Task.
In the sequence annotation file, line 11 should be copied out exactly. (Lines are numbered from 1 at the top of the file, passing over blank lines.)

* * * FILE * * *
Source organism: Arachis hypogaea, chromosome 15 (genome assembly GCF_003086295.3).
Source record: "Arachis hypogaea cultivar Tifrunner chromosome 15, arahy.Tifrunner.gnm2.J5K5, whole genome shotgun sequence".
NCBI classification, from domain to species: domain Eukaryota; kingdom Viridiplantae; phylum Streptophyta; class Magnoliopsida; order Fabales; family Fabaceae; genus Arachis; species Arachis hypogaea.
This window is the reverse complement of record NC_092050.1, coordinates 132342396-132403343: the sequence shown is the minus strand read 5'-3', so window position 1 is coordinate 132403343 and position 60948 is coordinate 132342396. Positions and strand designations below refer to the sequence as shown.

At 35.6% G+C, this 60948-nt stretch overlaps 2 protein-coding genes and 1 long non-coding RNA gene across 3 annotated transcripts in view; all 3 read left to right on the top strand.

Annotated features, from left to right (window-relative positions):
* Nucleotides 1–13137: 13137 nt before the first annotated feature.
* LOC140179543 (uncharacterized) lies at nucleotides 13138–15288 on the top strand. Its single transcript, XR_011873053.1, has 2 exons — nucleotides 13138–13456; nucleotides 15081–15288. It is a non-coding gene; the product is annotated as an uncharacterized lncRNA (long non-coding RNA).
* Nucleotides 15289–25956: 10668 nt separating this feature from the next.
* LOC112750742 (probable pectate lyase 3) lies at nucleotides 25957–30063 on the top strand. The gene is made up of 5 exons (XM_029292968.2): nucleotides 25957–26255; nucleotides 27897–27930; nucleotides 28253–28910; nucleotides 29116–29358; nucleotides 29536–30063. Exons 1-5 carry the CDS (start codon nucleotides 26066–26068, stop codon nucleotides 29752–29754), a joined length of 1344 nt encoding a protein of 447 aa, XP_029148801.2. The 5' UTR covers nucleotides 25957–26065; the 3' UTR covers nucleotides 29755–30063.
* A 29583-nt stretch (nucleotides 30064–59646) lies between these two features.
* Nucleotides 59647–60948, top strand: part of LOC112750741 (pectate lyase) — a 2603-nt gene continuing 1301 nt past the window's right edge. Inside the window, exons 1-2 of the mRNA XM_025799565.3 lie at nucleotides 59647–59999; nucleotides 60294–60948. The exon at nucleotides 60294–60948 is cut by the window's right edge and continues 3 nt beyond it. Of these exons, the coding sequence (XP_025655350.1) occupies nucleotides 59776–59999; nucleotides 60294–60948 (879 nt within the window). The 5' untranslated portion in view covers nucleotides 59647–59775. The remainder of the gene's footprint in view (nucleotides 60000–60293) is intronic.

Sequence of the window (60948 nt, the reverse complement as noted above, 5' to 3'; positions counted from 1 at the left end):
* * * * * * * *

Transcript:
* A 29583-nt stretch (nucleotides 30064–59646) lies between these two features.